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It’s available at http://www.ccstudio2380.com and here in this post (see below).

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The original Canon F-1 is a fully manual camera – you control the focus, you set the lens aperture and shutter speed, and you determine the proper exposure using the thru-the-lens (TTL) built-in light meter. It’s film photography at its purest.

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This camera is available through my Etsy camera shop at http://www.ccstudio2380.com of you can purchase it directly from this post.

Canon F-1 35mm SLR Film Camera

As described in the accompanying post. Fully serviced, tested and ready to roll. I'll mail it pretty much worldwide but please ask for a shipping quote for outside the US. Thanks, Chris

$194.75

Canon – World Cup 1986

Not often seen, a Canon 1986 World Cup T50 35mm SLR.

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The Canon T50 is an underrated camera (as is the T70). Built-in power drive and programmed automation made it a super simple 35mm SLR that used all of Canon’s FD lenses. If you wanted simple, fast and accurate the T50 and the T70 are great values in the used market.

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Thanks for stopping by! – Chris

Please respect that all content, including photos and text, are the property of this blog and its owner, Yashica Pentamatic Fanatic, Yashica Sailor Boy, Yashica Chris.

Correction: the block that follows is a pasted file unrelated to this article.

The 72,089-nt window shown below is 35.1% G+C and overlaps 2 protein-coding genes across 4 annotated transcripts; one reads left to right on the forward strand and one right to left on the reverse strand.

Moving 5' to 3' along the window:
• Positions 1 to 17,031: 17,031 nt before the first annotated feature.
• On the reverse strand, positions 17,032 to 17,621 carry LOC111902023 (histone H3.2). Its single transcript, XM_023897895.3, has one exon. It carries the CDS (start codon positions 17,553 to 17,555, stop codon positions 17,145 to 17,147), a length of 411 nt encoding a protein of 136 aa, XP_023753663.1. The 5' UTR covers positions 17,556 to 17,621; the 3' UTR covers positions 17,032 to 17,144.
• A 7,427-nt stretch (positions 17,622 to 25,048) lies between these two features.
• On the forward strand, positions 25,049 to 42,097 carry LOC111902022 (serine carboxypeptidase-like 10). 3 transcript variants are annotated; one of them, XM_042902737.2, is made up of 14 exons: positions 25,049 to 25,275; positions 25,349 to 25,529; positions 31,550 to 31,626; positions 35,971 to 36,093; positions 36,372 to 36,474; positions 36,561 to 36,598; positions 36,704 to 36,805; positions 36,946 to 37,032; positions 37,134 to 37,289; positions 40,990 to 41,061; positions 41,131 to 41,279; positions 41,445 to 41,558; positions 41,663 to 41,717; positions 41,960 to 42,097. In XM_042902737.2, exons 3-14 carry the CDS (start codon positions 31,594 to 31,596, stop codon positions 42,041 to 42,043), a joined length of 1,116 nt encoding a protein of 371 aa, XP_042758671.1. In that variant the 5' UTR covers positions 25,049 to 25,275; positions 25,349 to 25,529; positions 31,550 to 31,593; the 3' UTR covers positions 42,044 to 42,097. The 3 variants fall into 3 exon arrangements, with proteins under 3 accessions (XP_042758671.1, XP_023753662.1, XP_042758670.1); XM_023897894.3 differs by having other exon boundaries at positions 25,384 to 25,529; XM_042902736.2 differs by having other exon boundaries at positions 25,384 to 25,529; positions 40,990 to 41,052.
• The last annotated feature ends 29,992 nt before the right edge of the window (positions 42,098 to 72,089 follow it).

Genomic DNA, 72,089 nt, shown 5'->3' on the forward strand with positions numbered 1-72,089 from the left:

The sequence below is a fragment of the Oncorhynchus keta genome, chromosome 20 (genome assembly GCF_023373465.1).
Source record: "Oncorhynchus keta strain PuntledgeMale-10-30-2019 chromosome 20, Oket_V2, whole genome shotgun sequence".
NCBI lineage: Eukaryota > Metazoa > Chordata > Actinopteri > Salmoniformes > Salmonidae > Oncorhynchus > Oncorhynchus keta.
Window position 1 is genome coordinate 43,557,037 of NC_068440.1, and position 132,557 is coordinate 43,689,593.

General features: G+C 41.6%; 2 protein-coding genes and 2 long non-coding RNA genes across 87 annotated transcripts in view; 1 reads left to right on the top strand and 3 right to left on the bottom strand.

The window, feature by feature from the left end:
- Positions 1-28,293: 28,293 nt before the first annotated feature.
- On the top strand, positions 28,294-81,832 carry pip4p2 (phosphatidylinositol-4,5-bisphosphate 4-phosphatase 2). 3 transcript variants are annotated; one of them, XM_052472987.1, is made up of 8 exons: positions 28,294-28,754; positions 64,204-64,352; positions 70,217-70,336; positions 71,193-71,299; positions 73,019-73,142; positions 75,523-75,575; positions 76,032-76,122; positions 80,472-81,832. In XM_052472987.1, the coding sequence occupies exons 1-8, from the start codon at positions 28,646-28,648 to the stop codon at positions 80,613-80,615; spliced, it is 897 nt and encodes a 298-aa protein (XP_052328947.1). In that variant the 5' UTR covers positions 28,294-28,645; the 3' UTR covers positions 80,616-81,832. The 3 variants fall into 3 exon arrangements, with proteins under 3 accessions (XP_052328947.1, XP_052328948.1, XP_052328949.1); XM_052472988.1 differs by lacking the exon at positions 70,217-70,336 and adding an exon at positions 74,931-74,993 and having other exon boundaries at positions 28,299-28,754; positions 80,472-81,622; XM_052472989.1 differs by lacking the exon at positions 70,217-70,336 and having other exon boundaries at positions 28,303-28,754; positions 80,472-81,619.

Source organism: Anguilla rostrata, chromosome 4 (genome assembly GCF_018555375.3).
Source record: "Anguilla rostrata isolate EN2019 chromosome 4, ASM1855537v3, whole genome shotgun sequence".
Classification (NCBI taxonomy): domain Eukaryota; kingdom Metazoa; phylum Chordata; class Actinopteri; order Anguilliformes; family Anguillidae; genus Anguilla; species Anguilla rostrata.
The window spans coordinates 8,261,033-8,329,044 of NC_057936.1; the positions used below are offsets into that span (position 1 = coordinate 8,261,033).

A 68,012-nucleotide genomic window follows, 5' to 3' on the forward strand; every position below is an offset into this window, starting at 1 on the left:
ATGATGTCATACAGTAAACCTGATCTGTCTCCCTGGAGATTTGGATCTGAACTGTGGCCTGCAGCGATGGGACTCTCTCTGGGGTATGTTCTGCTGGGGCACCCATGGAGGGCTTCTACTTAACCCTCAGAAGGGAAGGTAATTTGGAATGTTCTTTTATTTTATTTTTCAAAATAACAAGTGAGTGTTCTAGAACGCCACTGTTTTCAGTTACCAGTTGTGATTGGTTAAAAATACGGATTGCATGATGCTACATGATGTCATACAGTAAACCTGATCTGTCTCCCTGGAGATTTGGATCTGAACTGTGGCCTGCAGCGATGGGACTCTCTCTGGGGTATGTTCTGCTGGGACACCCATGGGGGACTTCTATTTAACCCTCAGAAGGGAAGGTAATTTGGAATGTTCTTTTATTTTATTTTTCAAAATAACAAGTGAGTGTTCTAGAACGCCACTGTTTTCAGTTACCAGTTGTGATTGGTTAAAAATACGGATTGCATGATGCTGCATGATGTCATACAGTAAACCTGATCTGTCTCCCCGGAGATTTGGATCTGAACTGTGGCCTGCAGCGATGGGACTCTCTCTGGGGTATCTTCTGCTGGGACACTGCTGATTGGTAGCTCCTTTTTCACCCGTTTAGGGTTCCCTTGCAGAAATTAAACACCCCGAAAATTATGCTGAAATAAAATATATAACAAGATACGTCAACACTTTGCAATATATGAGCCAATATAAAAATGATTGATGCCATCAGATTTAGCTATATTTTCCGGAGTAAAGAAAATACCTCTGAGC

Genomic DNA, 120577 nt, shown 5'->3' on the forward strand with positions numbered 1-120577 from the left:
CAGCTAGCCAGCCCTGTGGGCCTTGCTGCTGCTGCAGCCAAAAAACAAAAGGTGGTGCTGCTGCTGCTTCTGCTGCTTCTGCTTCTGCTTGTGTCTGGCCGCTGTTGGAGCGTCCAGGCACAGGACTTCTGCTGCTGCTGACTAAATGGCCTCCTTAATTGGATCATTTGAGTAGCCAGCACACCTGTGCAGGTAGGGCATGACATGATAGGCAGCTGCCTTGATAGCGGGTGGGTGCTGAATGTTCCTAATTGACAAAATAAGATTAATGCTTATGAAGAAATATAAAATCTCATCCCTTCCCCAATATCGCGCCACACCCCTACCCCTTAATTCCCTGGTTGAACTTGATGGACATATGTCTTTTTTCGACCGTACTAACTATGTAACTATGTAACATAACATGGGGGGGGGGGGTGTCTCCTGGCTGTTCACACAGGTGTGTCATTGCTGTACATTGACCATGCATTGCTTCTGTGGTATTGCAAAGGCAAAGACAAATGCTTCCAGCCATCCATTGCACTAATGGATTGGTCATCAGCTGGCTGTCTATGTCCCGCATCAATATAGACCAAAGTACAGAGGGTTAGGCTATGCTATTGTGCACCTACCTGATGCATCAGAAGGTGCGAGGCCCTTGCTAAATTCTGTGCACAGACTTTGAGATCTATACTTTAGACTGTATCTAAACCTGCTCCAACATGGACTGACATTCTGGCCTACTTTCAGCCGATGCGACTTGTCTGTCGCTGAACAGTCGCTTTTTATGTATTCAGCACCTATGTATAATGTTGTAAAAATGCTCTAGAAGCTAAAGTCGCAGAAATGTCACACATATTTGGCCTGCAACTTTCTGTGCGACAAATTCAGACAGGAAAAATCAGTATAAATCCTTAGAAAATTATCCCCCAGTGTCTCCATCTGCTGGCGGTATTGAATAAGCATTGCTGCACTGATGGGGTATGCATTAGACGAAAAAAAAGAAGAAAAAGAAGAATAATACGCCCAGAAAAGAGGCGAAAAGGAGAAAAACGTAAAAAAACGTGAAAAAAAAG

Copyright © 2015-2019 Yashica Pentamatic Fanatic, Chris Whelan
All rights reserved.

Yashica TL Electro-X

As I continue to downsize my collection, I’m offering this beautiful Yashica TL Electro-X for purchase. It’s also available in my camera shop at http://www.ccstudio2380.com

Yashica TL Electro-X 35mm SLR Film Camera with an Auto Yashinon 50mm f1.4 DS-M Lens from Tomioka Optical

This is a museum-worthy camera set from my personal collection of exceptional Yashicas. It's been inspected, fully tested and is ready to pass on to the next collector. For additional images of the set and a more detailed description of the camera please visit my camera shop and studio at http://www.ccstudio2380.com I mail practically worldwide (there are a few exceptions) and if it's purchased directly from this post I'll mail it for free, fully insured and tracked to your home or business.

$220.00

The camera was assembled in September 1973 at Yashica’s newest factory (at that time) which was located in Hong Kong – its bottom plate is stamped “HONG KONG” which is rarely seen today. The 50mm lens is an extremely fast f/ 1.4 designed and built by the famous Tomioka Optical Company (which was fully part of Yashica by this time).